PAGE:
Paddling beyond the breakers, three dozen surfers formed a floating semicircle of mourners in the chilly waters at Surfers Point in Ventura.
The Sunday morning congregation was quiet, even somber, as Erin Quinn cast a lei of yellow, purple and red flowers into the calm, gray waters. She opened a small wooden box and scattered ashes of her late husband, Nick Vlaco, onto the waves that he loved to ride.
"Nick, you'll be missed, but never forgotten," said Robert Perdue, a veteran waterman with long sun-bleached hair who joined in the eulogy.
At that moment, a massive swell swept through, lifting the carpet of surfers and then dropping them again like a brief roller-coaster ride. The sudden surge seemed like the ocean's nod of agreement to those straddling their boards. They broke into a chorus of hoots, yips and yowls.
The ritual "paddle out," as it is called, surfaces more frequently these days as aging baby boomers refuse to relinquish the beloved sport of their youth. Its roots are in Hawaii, where the beach boys of Waikiki have had their ashes scattered at sea for decades. More recently, it's been embraced as part of California's surf culture.
Although the ceremony varies, it usually involves releasing ashes and flowers into the water, followed by a prayer and a few words from friends. The ritual signifies more than just returning the departed surfer to the ocean as a final resting place. It's a symbolic way for him to rejoin his friends in the surf they shared.
For the past year, Nicholas F. Vlaco spent nearly every morning with his buddies at Surfers Point, which is across from the Ventura County Fairgrounds. Although he moved to Ventura only about a year ago, he quickly fell into a group of regulars who surf whenever there are waves, or just hang out along the Ventura Promenade when the ocean is flat.
Vlaco was one of the younger members of the pack at "the Point," as the locals call it. He died suddenly at age 36 of natural causes while camping in Yosemite with his wife and three children June 19. Physicians speculate that it was heart trouble, but are still not sure.
At 6-foot-4 and 230 pounds, he was fit from surfing. His business was taking off, crafting sheet-metal hoods over stoves and installing heating and air-conditioning systems. He delighted in his marriage of three years to Erin Quinn and their combined family of three children. And he was well-known for his boyish enthusiasm and irrepressible spirit.
"That's why it hit everybody so hard," said Jerry Wilson, one of his surfing friends. "He was only 36 years old, a big guy and so healthy, and the next thing he was gone."
Like most surf spots along the California coast, the Point has a crew of enthusiasts who, no matter how cold it gets, tug off their clothes in the parking lot, wriggle into wet suits and slip into the surf--all before most people are out of bed.
Vlaco, who had grown up surfing in San Pedro as a teen-ager, fit in easily with the local crowd. He was a loud and gregarious character who seemed to love nothing more than to share some laughs, beers and waves with his buddies.
"He had a great attitude out in the water," said Steve Walden, a professional surfer and popular Ventura surfboard maker. "He was always up and smiling and excited. It was his enthusiasm that rubbed off on a lot of people."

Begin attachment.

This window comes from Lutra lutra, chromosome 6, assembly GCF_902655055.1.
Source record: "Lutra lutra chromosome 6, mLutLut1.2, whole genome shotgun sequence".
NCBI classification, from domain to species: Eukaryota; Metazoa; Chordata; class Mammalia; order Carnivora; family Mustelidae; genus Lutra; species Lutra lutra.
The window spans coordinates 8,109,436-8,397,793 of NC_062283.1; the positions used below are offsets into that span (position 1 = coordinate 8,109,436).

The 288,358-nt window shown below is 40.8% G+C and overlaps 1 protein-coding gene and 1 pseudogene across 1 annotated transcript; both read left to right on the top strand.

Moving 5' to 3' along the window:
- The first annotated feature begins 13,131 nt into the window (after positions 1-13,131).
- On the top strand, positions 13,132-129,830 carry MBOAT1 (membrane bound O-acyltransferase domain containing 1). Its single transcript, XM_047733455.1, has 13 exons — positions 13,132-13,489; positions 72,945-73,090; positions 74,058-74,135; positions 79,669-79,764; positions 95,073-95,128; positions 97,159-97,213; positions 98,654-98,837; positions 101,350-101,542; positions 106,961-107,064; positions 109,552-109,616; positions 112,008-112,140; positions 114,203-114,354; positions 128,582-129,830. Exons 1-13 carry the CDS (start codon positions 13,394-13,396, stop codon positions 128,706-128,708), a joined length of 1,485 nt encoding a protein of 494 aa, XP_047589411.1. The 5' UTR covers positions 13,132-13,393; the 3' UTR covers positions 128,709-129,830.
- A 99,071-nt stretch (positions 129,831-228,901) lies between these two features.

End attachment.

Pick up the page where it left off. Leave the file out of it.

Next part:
About 6:30 one morning, Perdue was standing outside his parked car checking out the surf. His tape deck blared music with a catchy Congo-drum rhythm. And Vlaco showed up. "Nick started dancing," Perdue said. "Then we all started dancing trying to put our wet suits on."
Unlike other famous "point breaks" such as Malibu and Rincon, the Point is less competitive. There's an easy camaraderie among newcomers and the regulars. For the most part, locals do not engage in hazing to chase away visiting surfers. And many of them don't mind sharing waves with each other.
"Nick always said this is the friendliest place he's ever surfed," Quinn said of her late husband. "There is a real fellowship."
Rich Phelps, a young surfer befriended by Vlaco, remembers sharing many waves with him.
On one big surf day, Phelps was riding a wave and found himself deep inside the breaking wave as if he were inside a barrel--the ultimate experience for a surfer. It was then, he said, that he heard Vlaco's voice from behind him. "Don't bail. Coming up behind you," he said, reassuring Phelps that there was room for two inside the wave.
"We both got barreled," Phelps said, savoring the memory that bonded them forever. "He was a good surfer. He had a lot of control. I still hear his voice echoing behind me."
Phelps canceled out of a surfing competition in San Diego County to join the ceremonial paddle out for his friend. "It was something I had to do," Phelps said. "I can compete another day."
All told, 36 people paddled out beyond the breakers to honor a fellow surfer. The congregation included three "Cove boys," who drove up from his hometown break, called "The Cove" in San Pedro, and a few relatives.
His wife Erin, an associate dean at the USC School of Medicine, paddled out on one of Vlaco's six surfboards. His brother, Marty, rode tandem with Vlaco's 8-year-old daughter Tamara on another. His sister-in-law, Sheila Quinn Kelley, was riding a third while his parents watched from shore.
After the brief ceremony, the surfers spread out and caught waves to shore.
"This is how one surfer pays tribute to another surfer," said Perdue, perhaps Vlaco's closest friend in Ventura. "I know I would want this. And I think Nick would want this too."